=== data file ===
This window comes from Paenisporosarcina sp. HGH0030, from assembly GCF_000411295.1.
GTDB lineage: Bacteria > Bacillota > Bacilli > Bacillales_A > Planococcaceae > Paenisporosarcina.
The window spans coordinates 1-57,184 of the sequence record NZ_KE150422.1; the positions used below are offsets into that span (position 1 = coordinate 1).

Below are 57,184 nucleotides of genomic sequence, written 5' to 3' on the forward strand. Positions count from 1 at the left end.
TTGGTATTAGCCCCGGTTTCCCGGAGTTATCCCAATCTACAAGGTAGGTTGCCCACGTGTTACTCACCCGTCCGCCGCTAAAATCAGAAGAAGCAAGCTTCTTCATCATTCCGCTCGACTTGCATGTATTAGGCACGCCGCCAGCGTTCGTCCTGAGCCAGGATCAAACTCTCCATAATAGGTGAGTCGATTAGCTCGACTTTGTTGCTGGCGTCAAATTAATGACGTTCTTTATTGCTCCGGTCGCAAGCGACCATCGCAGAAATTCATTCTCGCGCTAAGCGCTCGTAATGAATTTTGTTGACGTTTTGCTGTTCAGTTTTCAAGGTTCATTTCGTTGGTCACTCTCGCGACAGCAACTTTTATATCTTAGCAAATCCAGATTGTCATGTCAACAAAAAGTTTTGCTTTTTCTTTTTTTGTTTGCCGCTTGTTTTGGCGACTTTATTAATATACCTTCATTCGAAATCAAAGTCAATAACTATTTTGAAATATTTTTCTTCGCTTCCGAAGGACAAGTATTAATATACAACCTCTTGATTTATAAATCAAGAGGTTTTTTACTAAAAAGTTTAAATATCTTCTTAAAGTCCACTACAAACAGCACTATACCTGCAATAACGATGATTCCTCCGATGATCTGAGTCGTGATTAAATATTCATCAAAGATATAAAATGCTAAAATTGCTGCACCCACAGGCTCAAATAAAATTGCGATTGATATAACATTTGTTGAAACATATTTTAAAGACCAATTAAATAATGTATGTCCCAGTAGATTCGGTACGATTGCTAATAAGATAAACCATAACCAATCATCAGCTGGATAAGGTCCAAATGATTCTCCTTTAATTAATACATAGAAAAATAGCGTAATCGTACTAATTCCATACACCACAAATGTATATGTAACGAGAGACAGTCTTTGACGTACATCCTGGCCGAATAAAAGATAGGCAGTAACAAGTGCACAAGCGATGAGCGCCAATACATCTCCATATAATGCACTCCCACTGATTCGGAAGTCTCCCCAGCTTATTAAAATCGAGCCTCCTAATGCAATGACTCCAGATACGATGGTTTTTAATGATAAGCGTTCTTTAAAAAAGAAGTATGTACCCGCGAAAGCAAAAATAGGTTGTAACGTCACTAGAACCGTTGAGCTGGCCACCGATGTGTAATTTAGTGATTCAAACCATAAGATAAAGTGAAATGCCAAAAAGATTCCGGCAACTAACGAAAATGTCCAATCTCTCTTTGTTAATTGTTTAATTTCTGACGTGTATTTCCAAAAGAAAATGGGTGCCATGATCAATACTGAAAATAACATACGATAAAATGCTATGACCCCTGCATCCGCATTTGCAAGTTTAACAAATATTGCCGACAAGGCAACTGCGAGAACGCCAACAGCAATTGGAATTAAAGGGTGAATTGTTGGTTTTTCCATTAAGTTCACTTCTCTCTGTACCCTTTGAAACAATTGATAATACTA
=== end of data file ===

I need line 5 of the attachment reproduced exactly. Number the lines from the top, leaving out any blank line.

TTGGTATTAGCCCCGGTTTCCCGGAGTTATCCCAATCTACAAGGTAGGTTGCCCACGTGTTACTCACCCGTCCGCCGCTAAAATCAGAAGAAGCAAGCTTCTTCATCATTCCGCTCGACTTGCATGTATTAGGCACGCCGCCAGCGTTCGTCCTGAGCCAGGATCAAACTCTCCATAATAGGTGAGTCGATTAGCTCGACTTTGTTGCTGGCGTCAAATTAATGACGTTCTTTATTGCTCCGGTCGCAAGCGACCATCGCAGAAATTCATTCTCGCGCTAAGCGCTCGTAATGAATTTTGTTGACGTTTTGCTGTTCAGTTTTCAAGGTTCATTTCGTTGGTCACTCTCGCGACAGCAACTTTTATATCTTAGCAAATCCAGATTGTCATGTCAACAAAAAGTTTTGCTTTTTCTTTTTTTGTTTGCCGCTTGTTTTGGCGACTTTATTAATATACCTTCATTCGAAATCAAAGTCAATAACTATTTTGAAATATTTTTCTTCGCTTCCGAAGGACAAGTATTAATATACAACCTCTTGATTTATAAATCAAGAGGTTTTTTACTAAAAAGTTTAAATATCTTCTTAAAGTCCACTACAAACAGCACTATACCTGCAATAACGATGATTCCTCCGATGATCTGAGTCGTGATTAAATATTCATCAAAGATATAAAATGCTAAAATTGCTGCACCCACAGGCTCAAATAAAATTGCGATTGATATAACATTTGTTGAAACATATTTTAAAGACCAATTAAATAATGTATGTCCCAGTAGATTCGGTACGATTGCTAATAAGATAAACCATAACCAATCATCAGCTGGATAAGGTCCAAATGATTCTCCTTTAATTAATACATAGAAAAATAGCGTAATCGTACTAATTCCATACACCACAAATGTATATGTAACGAGAGACAGTCTTTGACGTACATCCTGGCCGAATAAAAGATAGGCAGTAACAAGTGCACAAGCGATGAGCGCCAATACATCTCCATATAATGCACTCCCACTGATTCGGAAGTCTCCCCAGCTTATTAAAATCGAGCCTCCTAATGCAATGACTCCAGATACGATGGTTTTTAATGATAAGCGTTCTTTAAAAAAGAAGTATGTACCCGCGAAAGCAAAAATAGGTTGTAACGTCACTAGAACCGTTGAGCTGGCCACCGATGTGTAATTTAGTGATTCAAACCATAAGATAAAGTGAAATGCCAAAAAGATTCCGGCAACTAACGAAAATGTCCAATCTCTCTTTGTTAATTGTTTAATTTCTGACGTGTATTTCCAAAAGAAAATGGGTGCCATGATCAATACTGAAAATAACATACGATAAAATGCTATGACCCCTGCATCCGCATTTGCAAGTTTAACAAATATTGCCGACAAGGCAACTGCGAGAACGCCAACAGCAATTGGAATTAAAGGGTGAATTGTTGGTTTTTCCATTAAGTTCACTTCTCTCTGTACCCTTTGAAACAATTGATAATACTA